Our family already has a will & trust set up in-person with traditional lawyers. We bought term life insurance years earlier. On the other hand, I did use a software service to form my business (S-Corporation vs. LLC). Motivating myself to finish our estate plan was hard but I’m definitely glad we did it. I recommend getting something down in writing and starting the conversation, no matter which way you choose to do it.

Comments

  1. Those websites and services which provide wills, corporation formation, and other legal services tread a fine line.

    In essentially all jurisdictions in the US, non-lawyers cannot own a law firm or fee split legal fees. Thus, the LegalZooms of the world *have* to maintain that they are not providing a legal service or advice or else they will face the wrath of state attorney generals, the state bars, etc. Whether the LegalZooms of the world actually are not providing legal service or advice, which is defined differently in each jurisdiction, is another matter – for instance, attorneys who are recommended/listed with LegalZoom, agree to a flat fee, and pay LegalZoom a ‘marketing fee’ have been determined in some states to be splitting legal fees in violation of state law.

    All of this also ignores the liability aspect of LegalZoom et al. if they were considered providing legal services or advice – if a will failed for a number of reasons (with LZ, I’d be most concerned about the will not meeting basic state requirements), LegalZoom could be liable to the heirs/estate. Potentially arguments could be made as well regarding competence of the decedent to enter into a will, again with LZ being liable. Generally legal malpractice is a non-waivable liability, and a company with as broad of a reach as LZ would obviously want to avoid such liabilities.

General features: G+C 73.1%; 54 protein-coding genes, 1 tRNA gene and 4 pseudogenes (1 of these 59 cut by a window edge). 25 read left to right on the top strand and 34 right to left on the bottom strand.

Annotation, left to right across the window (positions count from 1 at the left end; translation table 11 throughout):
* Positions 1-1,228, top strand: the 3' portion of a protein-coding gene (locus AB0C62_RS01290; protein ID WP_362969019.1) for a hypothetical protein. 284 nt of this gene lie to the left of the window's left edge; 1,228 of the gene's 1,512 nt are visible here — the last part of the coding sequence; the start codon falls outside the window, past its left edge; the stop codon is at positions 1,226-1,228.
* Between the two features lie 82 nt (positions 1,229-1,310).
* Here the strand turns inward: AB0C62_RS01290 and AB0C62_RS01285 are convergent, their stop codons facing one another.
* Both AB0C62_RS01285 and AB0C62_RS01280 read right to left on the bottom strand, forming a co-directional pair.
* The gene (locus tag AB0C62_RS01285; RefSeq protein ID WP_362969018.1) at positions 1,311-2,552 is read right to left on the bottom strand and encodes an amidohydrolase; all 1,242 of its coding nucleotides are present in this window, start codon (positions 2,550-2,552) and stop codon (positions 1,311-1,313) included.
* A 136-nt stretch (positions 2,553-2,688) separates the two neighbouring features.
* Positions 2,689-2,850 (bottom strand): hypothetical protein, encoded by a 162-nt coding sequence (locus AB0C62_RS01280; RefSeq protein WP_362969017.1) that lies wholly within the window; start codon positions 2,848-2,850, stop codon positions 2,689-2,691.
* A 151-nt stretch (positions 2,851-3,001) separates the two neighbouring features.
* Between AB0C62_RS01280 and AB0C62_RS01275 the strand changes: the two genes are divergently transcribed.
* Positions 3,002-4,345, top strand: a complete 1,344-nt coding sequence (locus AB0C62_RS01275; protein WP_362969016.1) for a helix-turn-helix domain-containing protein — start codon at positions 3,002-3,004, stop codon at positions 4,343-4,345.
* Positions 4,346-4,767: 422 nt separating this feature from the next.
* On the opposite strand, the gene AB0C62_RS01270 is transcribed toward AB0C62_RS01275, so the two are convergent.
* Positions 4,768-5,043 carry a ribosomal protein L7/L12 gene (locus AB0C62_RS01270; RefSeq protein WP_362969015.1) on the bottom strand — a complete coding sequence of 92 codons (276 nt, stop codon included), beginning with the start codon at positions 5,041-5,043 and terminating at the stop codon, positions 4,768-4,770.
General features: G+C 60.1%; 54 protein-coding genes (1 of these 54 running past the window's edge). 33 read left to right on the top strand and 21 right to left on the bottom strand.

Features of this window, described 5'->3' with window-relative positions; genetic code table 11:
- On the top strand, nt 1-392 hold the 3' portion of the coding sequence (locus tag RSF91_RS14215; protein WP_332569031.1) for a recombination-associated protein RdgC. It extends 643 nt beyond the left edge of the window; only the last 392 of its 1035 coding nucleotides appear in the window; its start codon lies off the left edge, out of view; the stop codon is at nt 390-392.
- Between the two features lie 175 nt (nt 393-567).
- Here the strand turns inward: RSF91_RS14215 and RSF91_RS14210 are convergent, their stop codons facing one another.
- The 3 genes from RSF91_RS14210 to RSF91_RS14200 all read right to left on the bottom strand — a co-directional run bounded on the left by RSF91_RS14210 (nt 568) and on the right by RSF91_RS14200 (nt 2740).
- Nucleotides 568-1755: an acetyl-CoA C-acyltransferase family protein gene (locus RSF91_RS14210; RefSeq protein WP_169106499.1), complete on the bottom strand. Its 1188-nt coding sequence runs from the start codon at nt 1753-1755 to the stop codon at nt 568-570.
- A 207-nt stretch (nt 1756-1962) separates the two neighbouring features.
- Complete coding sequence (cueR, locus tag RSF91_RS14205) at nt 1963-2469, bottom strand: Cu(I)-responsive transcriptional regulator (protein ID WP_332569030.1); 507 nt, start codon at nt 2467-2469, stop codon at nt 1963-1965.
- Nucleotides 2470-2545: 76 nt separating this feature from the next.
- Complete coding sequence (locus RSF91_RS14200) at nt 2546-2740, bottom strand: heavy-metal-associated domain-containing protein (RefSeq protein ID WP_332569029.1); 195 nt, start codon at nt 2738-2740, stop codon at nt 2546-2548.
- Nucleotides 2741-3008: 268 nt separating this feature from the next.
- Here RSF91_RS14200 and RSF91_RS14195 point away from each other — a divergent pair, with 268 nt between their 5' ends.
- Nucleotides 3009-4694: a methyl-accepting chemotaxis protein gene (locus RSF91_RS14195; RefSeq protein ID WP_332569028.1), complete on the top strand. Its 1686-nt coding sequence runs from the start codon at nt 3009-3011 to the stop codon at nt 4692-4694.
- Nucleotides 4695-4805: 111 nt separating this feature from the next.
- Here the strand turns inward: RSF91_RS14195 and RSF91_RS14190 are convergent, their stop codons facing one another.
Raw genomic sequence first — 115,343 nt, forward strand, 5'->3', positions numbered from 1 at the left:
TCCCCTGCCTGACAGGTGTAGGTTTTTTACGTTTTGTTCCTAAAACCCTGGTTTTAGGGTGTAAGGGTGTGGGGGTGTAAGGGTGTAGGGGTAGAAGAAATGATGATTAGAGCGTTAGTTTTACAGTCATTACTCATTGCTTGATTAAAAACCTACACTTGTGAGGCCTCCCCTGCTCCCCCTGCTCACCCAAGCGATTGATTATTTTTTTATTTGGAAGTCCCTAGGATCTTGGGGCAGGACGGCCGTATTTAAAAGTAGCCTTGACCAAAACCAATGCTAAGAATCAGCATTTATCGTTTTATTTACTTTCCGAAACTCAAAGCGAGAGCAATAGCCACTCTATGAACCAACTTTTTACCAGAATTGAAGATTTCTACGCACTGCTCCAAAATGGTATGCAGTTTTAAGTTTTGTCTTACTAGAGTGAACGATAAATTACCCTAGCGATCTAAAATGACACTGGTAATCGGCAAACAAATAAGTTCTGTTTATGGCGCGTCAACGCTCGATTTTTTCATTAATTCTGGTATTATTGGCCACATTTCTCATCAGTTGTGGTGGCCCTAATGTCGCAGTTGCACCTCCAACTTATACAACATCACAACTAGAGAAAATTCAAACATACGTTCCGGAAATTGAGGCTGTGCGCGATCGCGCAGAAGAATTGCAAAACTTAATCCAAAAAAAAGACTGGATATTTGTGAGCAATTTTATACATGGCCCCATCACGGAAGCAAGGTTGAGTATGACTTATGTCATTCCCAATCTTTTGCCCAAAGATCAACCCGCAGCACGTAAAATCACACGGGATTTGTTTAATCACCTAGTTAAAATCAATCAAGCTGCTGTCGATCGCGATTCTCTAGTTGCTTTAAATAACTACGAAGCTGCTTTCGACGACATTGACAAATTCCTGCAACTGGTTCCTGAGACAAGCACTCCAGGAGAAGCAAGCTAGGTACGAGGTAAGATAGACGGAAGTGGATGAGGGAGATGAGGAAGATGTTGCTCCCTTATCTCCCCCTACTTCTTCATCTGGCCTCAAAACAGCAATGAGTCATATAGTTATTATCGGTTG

For a basic situation – no kids or kids beyond 18, no corporate assets, no trusts, no multiple marriage/half-kid concerns – an online will should be enough to get the job done for the meantime. However, wills despite their ultimate purpose ARE living documents until you die – kids happen, assets change, family circumstances change. Once things get complicated enough, you are doing a disservice to your family and to your own legacy intent by not utilizing a lawyer. As a lawyer myself, I’d want to ensure that I had the right trust situation setup and envisioned for minor children in the event my wife and I both died.

  2. Rudi Pittman says:

    I don’t see anywhere on the legalzoom website where it indicates a will is included with the living trust package. I see a will for $149 and a living trust package for $299 but the breakdown lists here doesn’t mention it: https://legalzoom.com/personal/estate-planning/estate-planning-bundle.html

    Normally a living trust would include a “pour over will” but it’s not listed.

  3. Rudi Pittman says:

    To Clarify my understanding is that a “Living Will” is the new name for the “Health Care Directive” where you specify whether you wish to be kept alive on machines or not etc. It’s mentioned in both the Last Will & Testament and the Living Trust packages.

    • My understanding is that living will is a subset of possible advance directives (about whether you wish to be kept alive on machines etc). Other types of advance health directives include: durable power of attorney (someone else making your health care decisions), do not resuscitate order, and organ donation form.

  4. The app is iOS only, not Android.

Speak Your Mind

*